Patients tell the inside story of Ontario’s emergency rooms

People who have visited a hospital emergency room in Ontario recently are describing their experiences of lengthy waits for treatment or to get admitted.

Surgical backlog, staffing crunch, family doctors' policies all bring record-long waits in hospital ERs

People who have visited a hospital emergency room in Ontario recently are describing their experiences of lengthy waits for treatment or to get a bed.

Their stories are part of the extraordinary trends seen in the province's hospitals over the past few months. Although spring is usually a time when the emergency departments are less backlogged, the latest statistics from Ontario Health show that wait times for ER patients to be admitted hitting all-time highs.

As previously detailed in reporting by CBC News, the record-setting ER bottlenecks are being caused by a variety of factors outside the emergency rooms, including a crunch in getting patients admitted because hospital wards are operating at or above full capacity, staffing shortages from COVID-19 exposures and burnout, and limited access to family doctors.

Dozens of patients and their family members reached out to CBC News to tell their emergency room stories. Here are a few of them.

Family doctor wouldn't see feverish child

When Mia Hutchinson took her daughter Téa to the emergency room at Sick Kids Hospital in Toronto on a Wednesday night in June, the board in the waiting room indicated a wait time of three-and-a-half hours.

"So we thought maybe four, four and a half hours. We never thought it would be eight hours," said Hutchinson.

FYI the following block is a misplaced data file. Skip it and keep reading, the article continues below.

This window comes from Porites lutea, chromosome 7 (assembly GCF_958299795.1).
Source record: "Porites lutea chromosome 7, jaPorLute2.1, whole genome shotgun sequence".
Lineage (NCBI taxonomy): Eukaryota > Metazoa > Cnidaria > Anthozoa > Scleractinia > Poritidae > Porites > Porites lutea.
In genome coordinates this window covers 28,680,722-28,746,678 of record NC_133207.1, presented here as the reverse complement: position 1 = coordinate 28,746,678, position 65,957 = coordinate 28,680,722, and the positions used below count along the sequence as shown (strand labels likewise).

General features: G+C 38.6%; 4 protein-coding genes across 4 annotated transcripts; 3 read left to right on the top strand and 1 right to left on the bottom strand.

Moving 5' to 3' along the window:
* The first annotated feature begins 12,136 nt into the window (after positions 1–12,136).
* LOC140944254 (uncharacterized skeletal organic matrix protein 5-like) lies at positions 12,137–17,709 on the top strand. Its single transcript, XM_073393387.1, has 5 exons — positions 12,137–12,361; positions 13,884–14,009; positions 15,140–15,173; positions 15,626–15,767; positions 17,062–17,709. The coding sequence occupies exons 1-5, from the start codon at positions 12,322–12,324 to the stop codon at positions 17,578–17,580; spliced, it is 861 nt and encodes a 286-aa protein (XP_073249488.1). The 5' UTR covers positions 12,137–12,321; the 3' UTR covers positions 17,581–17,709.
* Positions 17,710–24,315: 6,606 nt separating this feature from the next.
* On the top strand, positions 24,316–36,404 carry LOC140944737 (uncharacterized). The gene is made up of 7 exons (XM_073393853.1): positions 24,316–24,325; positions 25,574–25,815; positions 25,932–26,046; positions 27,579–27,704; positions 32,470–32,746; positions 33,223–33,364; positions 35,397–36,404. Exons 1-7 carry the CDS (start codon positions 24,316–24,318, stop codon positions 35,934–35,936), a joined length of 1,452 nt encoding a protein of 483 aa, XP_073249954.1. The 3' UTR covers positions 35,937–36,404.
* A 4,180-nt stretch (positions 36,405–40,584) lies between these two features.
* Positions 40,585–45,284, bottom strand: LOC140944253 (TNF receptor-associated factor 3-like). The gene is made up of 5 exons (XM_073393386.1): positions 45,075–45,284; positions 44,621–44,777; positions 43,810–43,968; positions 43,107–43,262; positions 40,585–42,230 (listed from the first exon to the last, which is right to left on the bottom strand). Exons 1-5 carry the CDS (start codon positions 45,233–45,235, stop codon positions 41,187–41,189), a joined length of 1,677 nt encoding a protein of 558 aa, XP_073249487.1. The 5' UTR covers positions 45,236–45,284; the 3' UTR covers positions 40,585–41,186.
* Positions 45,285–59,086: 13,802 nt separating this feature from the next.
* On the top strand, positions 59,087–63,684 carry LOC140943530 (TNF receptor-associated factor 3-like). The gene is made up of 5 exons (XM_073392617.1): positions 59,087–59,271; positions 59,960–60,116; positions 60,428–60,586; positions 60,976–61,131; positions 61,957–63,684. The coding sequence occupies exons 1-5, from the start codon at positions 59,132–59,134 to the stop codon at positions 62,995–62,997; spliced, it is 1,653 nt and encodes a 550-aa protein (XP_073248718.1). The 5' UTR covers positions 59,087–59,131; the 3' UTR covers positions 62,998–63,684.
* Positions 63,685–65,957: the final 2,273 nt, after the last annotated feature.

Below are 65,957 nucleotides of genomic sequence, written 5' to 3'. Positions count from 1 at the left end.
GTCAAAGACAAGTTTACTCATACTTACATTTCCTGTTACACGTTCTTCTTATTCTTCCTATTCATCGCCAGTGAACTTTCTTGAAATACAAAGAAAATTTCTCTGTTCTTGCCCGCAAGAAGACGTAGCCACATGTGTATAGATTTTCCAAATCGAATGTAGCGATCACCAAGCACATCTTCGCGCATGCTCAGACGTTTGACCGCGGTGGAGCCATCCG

"We sat in a hallway with three other families for about five hours, then moved to a room where we waited another three hours."

By the time the family made the decision to go to the emergency room, Téa had been running a fever of 39 to 40 degrees with a bad cough for four days, and had become dehydrated.

"We could not get the fever down. We called our family doctor and were not allowed to bring her in [to the doctor's office] because of her symptoms," said Hutchinson.

"When we call the doctor and are told because we are sick we can't come in, it makes no sense," she said. "Aren't doctors for the ill? Being refused to be seen caused us to go to the emergency room."

Hutchinson says she saw other children in the ER with high fever and cough, symptoms that she believes — like her daughter's — could have and should have been handled at a family doctor's office.

Cancer patient endures 3 lengthy waits in ER

Nancy Hunter says her husband Kevin received marvellous care from the staff on the cancer ward at Victoria Hospital in London, Ont., but his experiences in its emergency room were anything but ideal.

After Kevin's diagnosis of lymphoma, cancer ward staff issued him a special card with instructions that while undergoing chemotherapy, he should get to the ER immediately if a fever develops.

"They assured us that this 'fever card' would help the ER staff in identifying Kevin as a cancer patient," said Nancy. "The impression was we would be given priority. Our experience was completely the opposite: no priority given."

On his three visits to the hospital's emergency room over the course of two months last fall, his wait was never less than 10 hours.

"Each time we went to the hospital ER, our wait to even get a bed was painfully long," said Nancy. "Kevin was immune compromised from his cancer treatment, therefore our perceived risk created another level of anxiety."

During one wait in the emergency department, he vomited on the washroom floor, yet did not get a bed for several hours after that. Even arriving by ambulance on his third visited did not shorten the wait: he was not admitted for 13 hours.

Kevin Hunter died of lymphoma in November. The couple had been married for 47 years.

"I still don't understand why very ill cancer patients have to endure hours in any ER," said Nancy.

14 hours in a chair, 48-hour wait for a bed

On a Wednesday in mid-June, Fiona Hammett's blood pressure was dropping and she passed out. She was taken to the emergency room at Hamilton's Juravinski Hospital, where her son Greg Noonan says she waited 14 hours in a chair before she was seen.

"A nurse came to help her go to the washroom when she passed out again, she was showing signs of a stroke," said Noonan. "After 20 hours they told her she was being admitted and then offered her a stretcher to let her lay down."